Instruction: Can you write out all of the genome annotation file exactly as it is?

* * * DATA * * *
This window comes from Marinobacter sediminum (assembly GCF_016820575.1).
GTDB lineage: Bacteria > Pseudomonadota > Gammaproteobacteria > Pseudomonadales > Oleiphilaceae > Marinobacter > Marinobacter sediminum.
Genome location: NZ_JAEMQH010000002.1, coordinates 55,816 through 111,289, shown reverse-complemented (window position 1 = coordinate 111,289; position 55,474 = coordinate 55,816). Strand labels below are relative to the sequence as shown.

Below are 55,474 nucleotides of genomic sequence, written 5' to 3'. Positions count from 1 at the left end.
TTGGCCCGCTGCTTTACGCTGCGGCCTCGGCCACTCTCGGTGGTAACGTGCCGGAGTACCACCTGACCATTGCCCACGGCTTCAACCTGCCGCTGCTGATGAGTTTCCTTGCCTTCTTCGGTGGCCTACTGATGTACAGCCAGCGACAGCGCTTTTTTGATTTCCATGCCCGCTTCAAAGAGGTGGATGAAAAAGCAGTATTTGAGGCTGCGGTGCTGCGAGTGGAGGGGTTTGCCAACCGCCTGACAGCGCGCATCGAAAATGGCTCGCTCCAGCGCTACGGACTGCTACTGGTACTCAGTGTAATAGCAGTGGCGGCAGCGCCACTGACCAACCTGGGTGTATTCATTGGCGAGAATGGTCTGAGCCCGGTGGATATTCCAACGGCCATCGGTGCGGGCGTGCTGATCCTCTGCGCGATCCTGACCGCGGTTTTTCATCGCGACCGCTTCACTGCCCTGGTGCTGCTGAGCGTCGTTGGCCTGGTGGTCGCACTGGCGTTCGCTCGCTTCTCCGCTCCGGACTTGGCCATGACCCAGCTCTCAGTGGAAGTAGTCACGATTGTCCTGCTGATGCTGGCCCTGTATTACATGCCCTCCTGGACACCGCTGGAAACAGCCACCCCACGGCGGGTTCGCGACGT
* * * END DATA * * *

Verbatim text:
This window comes from Marinobacter sediminum (assembly GCF_016820575.1).
GTDB lineage: Bacteria > Pseudomonadota > Gammaproteobacteria > Pseudomonadales > Oleiphilaceae > Marinobacter > Marinobacter sediminum.
Genome location: NZ_JAEMQH010000002.1, coordinates 55,816 through 111,289, shown reverse-complemented (window position 1 = coordinate 111,289; position 55,474 = coordinate 55,816). Strand labels below are relative to the sequence as shown.

Below are 55,474 nucleotides of genomic sequence, written 5' to 3'. Positions count from 1 at the left end.
TTGGCCCGCTGCTTTACGCTGCGGCCTCGGCCACTCTCGGTGGTAACGTGCCGGAGTACCACCTGACCATTGCCCACGGCTTCAACCTGCCGCTGCTGATGAGTTTCCTTGCCTTCTTCGGTGGCCTACTGATGTACAGCCAGCGACAGCGCTTTTTTGATTTCCATGCCCGCTTCAAAGAGGTGGATGAAAAAGCAGTATTTGAGGCTGCGGTGCTGCGAGTGGAGGGGTTTGCCAACCGCCTGACAGCGCGCATCGAAAATGGCTCGCTCCAGCGCTACGGACTGCTACTGGTACTCAGTGTAATAGCAGTGGCGGCAGCGCCACTGACCAACCTGGGTGTATTCATTGGCGAGAATGGTCTGAGCCCGGTGGATATTCCAACGGCCATCGGTGCGGGCGTGCTGATCCTCTGCGCGATCCTGACCGCGGTTTTTCATCGCGACCGCTTCACTGCCCTGGTGCTGCTGAGCGTCGTTGGCCTGGTGGTCGCACTGGCGTTCGCTCGCTTCTCCGCTCCGGACTTGGCCATGACCCAGCTCTCAGTGGAAGTAGTCACGATTGTCCTGCTGATGCTGGCCCTGTATTACATGCCCTCCTGGACACCGCTGGAAACAGCCACCCCACGGCGGGTTCGCGACGT